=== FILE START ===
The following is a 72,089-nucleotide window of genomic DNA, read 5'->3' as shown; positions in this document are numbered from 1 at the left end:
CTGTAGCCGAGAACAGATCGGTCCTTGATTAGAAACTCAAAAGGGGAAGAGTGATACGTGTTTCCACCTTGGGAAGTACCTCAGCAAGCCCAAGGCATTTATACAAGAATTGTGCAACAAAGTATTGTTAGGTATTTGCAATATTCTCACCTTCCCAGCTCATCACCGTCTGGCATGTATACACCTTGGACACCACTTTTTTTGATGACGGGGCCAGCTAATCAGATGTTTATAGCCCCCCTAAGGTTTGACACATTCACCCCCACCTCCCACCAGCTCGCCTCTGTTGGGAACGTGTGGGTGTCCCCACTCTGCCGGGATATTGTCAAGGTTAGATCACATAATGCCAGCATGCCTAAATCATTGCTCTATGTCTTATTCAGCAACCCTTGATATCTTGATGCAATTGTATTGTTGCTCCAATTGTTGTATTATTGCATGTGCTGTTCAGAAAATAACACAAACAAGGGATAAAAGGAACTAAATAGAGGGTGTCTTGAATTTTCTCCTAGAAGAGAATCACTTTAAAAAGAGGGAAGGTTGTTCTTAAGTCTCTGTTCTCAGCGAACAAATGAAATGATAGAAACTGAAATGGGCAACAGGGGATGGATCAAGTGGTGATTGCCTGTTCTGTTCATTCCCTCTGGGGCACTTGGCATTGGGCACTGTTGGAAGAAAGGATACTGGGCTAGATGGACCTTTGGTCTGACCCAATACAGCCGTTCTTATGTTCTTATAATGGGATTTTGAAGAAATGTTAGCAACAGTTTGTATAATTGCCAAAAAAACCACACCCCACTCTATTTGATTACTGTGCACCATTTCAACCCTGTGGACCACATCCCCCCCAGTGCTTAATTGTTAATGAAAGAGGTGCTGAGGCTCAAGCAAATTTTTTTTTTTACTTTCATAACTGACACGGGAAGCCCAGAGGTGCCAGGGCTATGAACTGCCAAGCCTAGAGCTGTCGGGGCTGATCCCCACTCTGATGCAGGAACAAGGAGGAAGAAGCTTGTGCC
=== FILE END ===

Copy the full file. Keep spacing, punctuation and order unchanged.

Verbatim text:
The following is a 72,089-nucleotide window of genomic DNA, read 5'->3' as shown; positions in this document are numbered from 1 at the left end:
CTGTAGCCGAGAACAGATCGGTCCTTGATTAGAAACTCAAAAGGGGAAGAGTGATACGTGTTTCCACCTTGGGAAGTACCTCAGCAAGCCCAAGGCATTTATACAAGAATTGTGCAACAAAGTATTGTTAGGTATTTGCAATATTCTCACCTTCCCAGCTCATCACCGTCTGGCATGTATACACCTTGGACACCACTTTTTTTGATGACGGGGCCAGCTAATCAGATGTTTATAGCCCCCCTAAGGTTTGACACATTCACCCCCACCTCCCACCAGCTCGCCTCTGTTGGGAACGTGTGGGTGTCCCCACTCTGCCGGGATATTGTCAAGGTTAGATCACATAATGCCAGCATGCCTAAATCATTGCTCTATGTCTTATTCAGCAACCCTTGATATCTTGATGCAATTGTATTGTTGCTCCAATTGTTGTATTATTGCATGTGCTGTTCAGAAAATAACACAAACAAGGGATAAAAGGAACTAAATAGAGGGTGTCTTGAATTTTCTCCTAGAAGAGAATCACTTTAAAAAGAGGGAAGGTTGTTCTTAAGTCTCTGTTCTCAGCGAACAAATGAAATGATAGAAACTGAAATGGGCAACAGGGGATGGATCAAGTGGTGATTGCCTGTTCTGTTCATTCCCTCTGGGGCACTTGGCATTGGGCACTGTTGGAAGAAAGGATACTGGGCTAGATGGACCTTTGGTCTGACCCAATACAGCCGTTCTTATGTTCTTATAATGGGATTTTGAAGAAATGTTAGCAACAGTTTGTATAATTGCCAAAAAAACCACACCCCACTCTATTTGATTACTGTGCACCATTTCAACCCTGTGGACCACATCCCCCCCAGTGCTTAATTGTTAATGAAAGAGGTGCTGAGGCTCAAGCAAATTTTTTTTTTTACTTTCATAACTGACACGGGAAGCCCAGAGGTGCCAGGGCTATGAACTGCCAAGCCTAGAGCTGTCGGGGCTGATCCCCACTCTGATGCAGGAACAAGGAGGAAGAAGCTTGTGCC